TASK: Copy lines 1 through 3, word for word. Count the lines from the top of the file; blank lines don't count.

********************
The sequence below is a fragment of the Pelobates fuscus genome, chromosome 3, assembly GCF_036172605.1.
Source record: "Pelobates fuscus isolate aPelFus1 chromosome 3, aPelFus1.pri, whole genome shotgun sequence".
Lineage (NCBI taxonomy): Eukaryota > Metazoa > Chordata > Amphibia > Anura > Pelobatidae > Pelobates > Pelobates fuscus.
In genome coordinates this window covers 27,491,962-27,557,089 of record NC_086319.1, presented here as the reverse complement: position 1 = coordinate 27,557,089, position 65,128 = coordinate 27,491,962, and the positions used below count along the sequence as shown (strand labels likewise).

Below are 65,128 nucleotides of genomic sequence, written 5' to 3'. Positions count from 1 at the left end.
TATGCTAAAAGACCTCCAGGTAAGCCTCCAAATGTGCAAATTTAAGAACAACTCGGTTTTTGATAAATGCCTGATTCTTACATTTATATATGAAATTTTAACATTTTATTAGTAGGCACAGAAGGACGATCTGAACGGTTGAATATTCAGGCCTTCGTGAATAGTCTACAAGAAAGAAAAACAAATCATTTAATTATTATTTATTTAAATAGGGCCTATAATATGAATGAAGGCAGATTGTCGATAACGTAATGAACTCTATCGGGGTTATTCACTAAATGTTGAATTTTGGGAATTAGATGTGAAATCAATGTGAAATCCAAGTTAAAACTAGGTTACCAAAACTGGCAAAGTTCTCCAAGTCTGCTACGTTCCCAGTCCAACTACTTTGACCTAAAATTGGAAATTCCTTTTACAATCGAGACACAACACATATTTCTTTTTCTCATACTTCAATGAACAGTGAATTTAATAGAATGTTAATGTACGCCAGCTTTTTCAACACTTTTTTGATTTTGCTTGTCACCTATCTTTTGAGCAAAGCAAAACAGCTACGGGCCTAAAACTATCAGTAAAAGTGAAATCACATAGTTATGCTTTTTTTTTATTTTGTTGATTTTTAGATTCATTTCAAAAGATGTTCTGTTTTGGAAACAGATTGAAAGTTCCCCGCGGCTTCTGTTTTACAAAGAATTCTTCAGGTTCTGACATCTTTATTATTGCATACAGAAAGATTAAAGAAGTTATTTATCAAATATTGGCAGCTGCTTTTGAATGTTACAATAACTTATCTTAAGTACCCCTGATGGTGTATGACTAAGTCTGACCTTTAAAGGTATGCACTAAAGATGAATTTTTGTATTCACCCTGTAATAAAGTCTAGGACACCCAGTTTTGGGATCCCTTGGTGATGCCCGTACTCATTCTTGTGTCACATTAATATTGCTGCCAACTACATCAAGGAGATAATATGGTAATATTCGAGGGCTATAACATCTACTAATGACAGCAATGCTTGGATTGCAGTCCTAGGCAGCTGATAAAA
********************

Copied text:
The sequence below is a fragment of the Pelobates fuscus genome, chromosome 3, assembly GCF_036172605.1.
Source record: "Pelobates fuscus isolate aPelFus1 chromosome 3, aPelFus1.pri, whole genome shotgun sequence".
Lineage (NCBI taxonomy): Eukaryota > Metazoa > Chordata > Amphibia > Anura > Pelobatidae > Pelobates > Pelobates fuscus.